Natchez Civil Rights and Old D'Evereux Street

Natchez Civil Rights and Old D'Evereux Street (HM26V4)

Location: Natchez, MS 39120 Adams County
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Country: United States of America
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N 31° 33.507', W 91° 23.745'

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Natchez Trails

The Deacons for Defense and Justice armed themselves in self-defense as a response to the attempted murder of local NAACP president George Metcalfe, whose car was bombed by the Ku Klux Klan in 1965. The first meeting of the Natchez Deacons was filmed by Ed Pincus, who shot a cinema verite documentary Black Natchez, on the Natchez movement.Charles Evers and Paul Jones visit George Metcalfe in the hospital after the bombing.Jet Magazine,I believe in non-violence...On the other hand, I believe that our people should stop getting killed... It's time for us to do something. James Jackson (above), President of Deacons for Defense, Black Natchez, 1965.Civil Rights activist Rev. James Stokes resided at 17 Old D'Evereux Street in the 1960s when he served as spokesman for the Deacons for Defense and Justice. The house was one of several sites where secret meetings were held. In 2011 surviving Deacons Clifford Boxley, Otis Fleming, Richard Lewis, and Rev. James Stokes were recognized at a documentary film presentation on the unsolved murder of activist Wharlest Jackson.The O'Brien House at 17 Old D'Evereux Street was built as the home of Frank O'Brien and Co., brick makers and builders, whose brickyard was located further east on St. Catherine Street. O'Brien died in 1900, but

his widow Jessie lived in the house until her death in 1940. About 1950 African American doctor Herman A. Stephens acquired the house and used it for a small hospital and clinic. Dr. Stephens left Natchez in the late 1950s after he and wife Thelma Stephens separated. She operated a school at 17 Old D'Evereux in the late 1950s and 60s.The O'Brien House at 17 D'Evereux Street is today home to Wharlest Jackson Elks Lodge 1675, named for the Civil Rights activist and Korean War veteran (above) who was murdered in a truck: bombing (below) in 1967. The Ku Klux Klan targeted Jackson because he was treasurer. of the Natchez chapter of the NAACP and because he was promoted to a position at Armstrong Tire and Rubber Company previously held only by whites.The Murder of Wharlest Jackson, a family man with a wife and children, not only enraged African Americans, but it also incensed moderate whites who could no longer deny that vicious, racist terrorists lived among them. A few Natchez moderates ventured forth after the bombing to support the hitherto-lonely peacekeeping efforts of Mayor John Nosser, 67, a Lebanese-born immigrant who has the distinction of having had his house bombed by white racists and his small chain of dry-goods stores boycotted by Negroes. At week's end, Nosser, Police Chief J. T. Robinson and Sheriff Odell Anders appeared at a Negro protest rally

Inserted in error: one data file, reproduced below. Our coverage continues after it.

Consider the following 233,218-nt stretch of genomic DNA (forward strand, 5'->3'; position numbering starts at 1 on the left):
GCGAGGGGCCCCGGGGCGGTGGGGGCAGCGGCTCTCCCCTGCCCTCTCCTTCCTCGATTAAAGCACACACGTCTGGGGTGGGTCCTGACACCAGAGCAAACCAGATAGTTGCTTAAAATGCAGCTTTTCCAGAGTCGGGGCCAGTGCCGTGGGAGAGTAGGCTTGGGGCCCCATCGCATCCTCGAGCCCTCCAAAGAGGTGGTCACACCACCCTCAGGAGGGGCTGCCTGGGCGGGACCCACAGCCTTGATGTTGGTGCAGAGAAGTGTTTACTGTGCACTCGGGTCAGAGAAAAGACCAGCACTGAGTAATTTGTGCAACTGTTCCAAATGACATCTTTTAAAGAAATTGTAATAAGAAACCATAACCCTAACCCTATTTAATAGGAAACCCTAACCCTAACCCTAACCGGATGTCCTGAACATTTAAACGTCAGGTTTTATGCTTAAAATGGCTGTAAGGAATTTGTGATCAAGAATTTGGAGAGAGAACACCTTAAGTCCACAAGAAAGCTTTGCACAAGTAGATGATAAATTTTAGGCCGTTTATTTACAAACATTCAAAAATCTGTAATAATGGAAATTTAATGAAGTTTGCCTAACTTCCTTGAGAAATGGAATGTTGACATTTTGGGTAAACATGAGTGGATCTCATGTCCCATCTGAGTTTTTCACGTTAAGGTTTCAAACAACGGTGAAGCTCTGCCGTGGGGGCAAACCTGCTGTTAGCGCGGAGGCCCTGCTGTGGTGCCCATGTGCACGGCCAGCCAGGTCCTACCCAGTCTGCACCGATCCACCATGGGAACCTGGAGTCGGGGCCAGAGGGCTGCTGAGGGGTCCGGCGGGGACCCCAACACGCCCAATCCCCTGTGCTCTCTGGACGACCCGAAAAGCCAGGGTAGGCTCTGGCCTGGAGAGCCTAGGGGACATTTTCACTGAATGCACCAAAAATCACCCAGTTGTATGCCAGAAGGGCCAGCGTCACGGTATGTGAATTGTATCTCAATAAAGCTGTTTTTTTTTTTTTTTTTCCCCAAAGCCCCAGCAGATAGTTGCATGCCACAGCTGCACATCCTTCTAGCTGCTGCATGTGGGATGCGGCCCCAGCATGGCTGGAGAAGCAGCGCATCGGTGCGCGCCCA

and took part in a tableau the likes of which Mississippi had not seen before. Linking arms with Negro demonstrators, they sang "We Shall Overcome."Time,
Friday, March 10, 1967
HM NumberHM26V4
Series This marker is part of the series
Placed ByCity of Natchez
Marker ConditionNo reports yet
Date Added Saturday, April 14th, 2018 at 10:04pm PDT -07:00
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Locationbig map
UTM (WGS84 Datum)15R E 652260 N 3492610
Decimal Degrees31.55845000, -91.39575000
Degrees and Decimal MinutesN 31° 33.507', W 91° 23.745'
Degrees, Minutes and Seconds31° 33' 30.42" N, 91° 23' 44.7" W
Driving DirectionsGoogle Maps
Area Code(s)601, 769
Which side of the road?Marker is on the right when traveling East
Closest Postal AddressAt or near 30-38 St Catherine St, Natchez MS 39120, US
Alternative Maps Google Maps, MapQuest, Bing Maps, Yahoo Maps, MSR Maps, OpenCycleMap, MyTopo Maps, OpenStreetMap

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